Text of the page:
Little Men (Ira Sachs, 2016)

Michael Barbieri and Theo Taplitz in a scene from Ira Sachs' Little Men {PHOTO: MAGNOLIA PICTURES}

Michael Barbieri and Theo Taplitz in a scene from Ira Sachs' Little Men {PHOTO: MAGNOLIA PICTURES}

There’s an important, timely, and socially significant film to be made out of the components of Ira Sachs’ new film Little Men. But the final product of his decidedly simple seventh feature, a film that primarily contends with the white guilt associated with urban gentrification, boarders on offensive. The film finds a New York City family who relocated to Brooklyn following the passing of the patriarch’s father. Brian (Greg Kinnear), a floundering actor, inherits the property in the blossoming neighborhood – an inheritance that includes a Chilean shopkeeper tenant named Leonor (Paulina Garcia). With the property’s value seeing a significant increase, Brian and Leonor come to clash, an issue that becomes increasingly complicated when their two sons, Jake (Theo Taplitz) and Tony (Michael Barbieri) becomes best of friends.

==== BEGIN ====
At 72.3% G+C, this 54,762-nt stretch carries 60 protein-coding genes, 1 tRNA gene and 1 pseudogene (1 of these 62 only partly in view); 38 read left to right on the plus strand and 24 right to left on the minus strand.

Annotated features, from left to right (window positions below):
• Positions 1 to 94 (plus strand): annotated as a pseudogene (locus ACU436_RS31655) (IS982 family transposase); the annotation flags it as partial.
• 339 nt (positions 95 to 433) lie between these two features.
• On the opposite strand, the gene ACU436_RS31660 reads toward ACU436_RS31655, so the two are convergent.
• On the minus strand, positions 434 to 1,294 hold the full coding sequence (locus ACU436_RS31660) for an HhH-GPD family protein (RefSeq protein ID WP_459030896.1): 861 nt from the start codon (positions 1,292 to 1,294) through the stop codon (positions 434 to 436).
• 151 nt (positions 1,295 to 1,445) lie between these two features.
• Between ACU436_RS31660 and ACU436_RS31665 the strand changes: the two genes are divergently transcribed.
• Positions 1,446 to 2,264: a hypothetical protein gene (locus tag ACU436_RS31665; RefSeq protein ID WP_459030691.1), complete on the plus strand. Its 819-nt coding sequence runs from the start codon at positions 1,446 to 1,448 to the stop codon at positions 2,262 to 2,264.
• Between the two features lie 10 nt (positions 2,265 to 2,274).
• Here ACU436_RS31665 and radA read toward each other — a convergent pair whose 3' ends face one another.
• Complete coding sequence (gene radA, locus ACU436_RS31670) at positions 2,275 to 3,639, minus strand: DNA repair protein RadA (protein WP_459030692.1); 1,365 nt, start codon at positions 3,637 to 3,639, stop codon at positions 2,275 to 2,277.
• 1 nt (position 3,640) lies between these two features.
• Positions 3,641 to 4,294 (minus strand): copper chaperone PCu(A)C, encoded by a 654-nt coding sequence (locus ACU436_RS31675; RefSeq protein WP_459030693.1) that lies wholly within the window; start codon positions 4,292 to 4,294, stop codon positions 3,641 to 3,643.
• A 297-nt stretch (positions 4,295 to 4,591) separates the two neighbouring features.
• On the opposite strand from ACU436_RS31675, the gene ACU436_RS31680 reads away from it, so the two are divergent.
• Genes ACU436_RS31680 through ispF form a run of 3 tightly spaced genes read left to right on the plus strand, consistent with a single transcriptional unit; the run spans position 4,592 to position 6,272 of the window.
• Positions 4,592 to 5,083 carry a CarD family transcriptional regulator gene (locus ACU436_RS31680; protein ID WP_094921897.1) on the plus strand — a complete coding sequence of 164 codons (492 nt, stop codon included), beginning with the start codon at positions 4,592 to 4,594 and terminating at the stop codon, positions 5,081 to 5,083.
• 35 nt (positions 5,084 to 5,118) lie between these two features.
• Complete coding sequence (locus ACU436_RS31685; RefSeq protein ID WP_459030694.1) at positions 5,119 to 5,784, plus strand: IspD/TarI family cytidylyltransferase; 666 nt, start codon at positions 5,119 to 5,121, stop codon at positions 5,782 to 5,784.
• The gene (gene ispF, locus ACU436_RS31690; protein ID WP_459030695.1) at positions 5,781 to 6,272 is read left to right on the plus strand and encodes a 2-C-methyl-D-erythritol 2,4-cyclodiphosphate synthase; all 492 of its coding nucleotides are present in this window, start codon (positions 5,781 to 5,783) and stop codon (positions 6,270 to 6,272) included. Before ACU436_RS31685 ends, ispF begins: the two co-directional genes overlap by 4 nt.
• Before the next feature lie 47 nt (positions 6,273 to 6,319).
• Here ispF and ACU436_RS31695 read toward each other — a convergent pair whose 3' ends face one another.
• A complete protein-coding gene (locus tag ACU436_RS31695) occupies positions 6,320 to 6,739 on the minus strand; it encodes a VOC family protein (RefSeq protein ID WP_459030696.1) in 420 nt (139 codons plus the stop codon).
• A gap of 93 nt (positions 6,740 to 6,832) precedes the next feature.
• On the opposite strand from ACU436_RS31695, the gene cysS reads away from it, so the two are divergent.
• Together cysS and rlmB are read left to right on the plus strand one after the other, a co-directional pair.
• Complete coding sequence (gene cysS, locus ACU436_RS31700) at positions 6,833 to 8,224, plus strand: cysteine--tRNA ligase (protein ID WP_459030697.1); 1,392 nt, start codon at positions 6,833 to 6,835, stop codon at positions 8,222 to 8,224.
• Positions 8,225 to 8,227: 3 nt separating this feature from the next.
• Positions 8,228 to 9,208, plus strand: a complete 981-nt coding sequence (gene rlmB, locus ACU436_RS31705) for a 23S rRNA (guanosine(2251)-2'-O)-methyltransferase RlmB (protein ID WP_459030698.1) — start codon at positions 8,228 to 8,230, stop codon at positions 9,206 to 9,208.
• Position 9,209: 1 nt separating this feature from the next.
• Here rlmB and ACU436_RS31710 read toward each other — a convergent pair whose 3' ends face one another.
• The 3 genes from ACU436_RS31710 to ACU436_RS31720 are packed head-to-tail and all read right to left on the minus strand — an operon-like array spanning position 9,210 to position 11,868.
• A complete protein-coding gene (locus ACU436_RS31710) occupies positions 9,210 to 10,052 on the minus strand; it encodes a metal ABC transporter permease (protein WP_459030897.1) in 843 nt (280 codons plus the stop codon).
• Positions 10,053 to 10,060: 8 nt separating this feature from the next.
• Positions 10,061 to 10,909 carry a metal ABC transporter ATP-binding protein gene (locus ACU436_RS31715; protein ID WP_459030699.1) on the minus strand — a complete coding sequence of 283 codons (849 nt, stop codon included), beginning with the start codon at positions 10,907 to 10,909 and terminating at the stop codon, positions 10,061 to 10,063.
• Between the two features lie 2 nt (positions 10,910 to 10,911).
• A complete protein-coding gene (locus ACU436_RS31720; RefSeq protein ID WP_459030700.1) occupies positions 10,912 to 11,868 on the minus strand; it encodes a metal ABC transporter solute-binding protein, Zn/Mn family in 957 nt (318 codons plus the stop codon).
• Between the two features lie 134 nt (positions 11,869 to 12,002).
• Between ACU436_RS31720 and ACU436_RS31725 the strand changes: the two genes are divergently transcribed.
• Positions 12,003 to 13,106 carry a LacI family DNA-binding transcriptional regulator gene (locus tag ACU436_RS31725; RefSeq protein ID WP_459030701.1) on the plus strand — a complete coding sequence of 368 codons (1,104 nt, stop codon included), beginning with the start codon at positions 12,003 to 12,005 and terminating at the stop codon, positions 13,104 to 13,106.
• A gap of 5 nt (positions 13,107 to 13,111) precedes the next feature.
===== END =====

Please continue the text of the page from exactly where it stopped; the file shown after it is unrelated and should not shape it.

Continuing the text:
Sachs is at his best when focused on the two boys, whose friendship possesses heartfelt –perhaps biographical – warmth that is completely omitted from the film’s ridiculously obtuse tackling of gentrification. Something like Kenneth Lonergan’s Margaret or especially Frederick Wiseman’s In Jackson Heights tackles similar issues of urban gentrification and white guilt with much more sensitivity and insight. Little Men feels about ten years past its expiration date.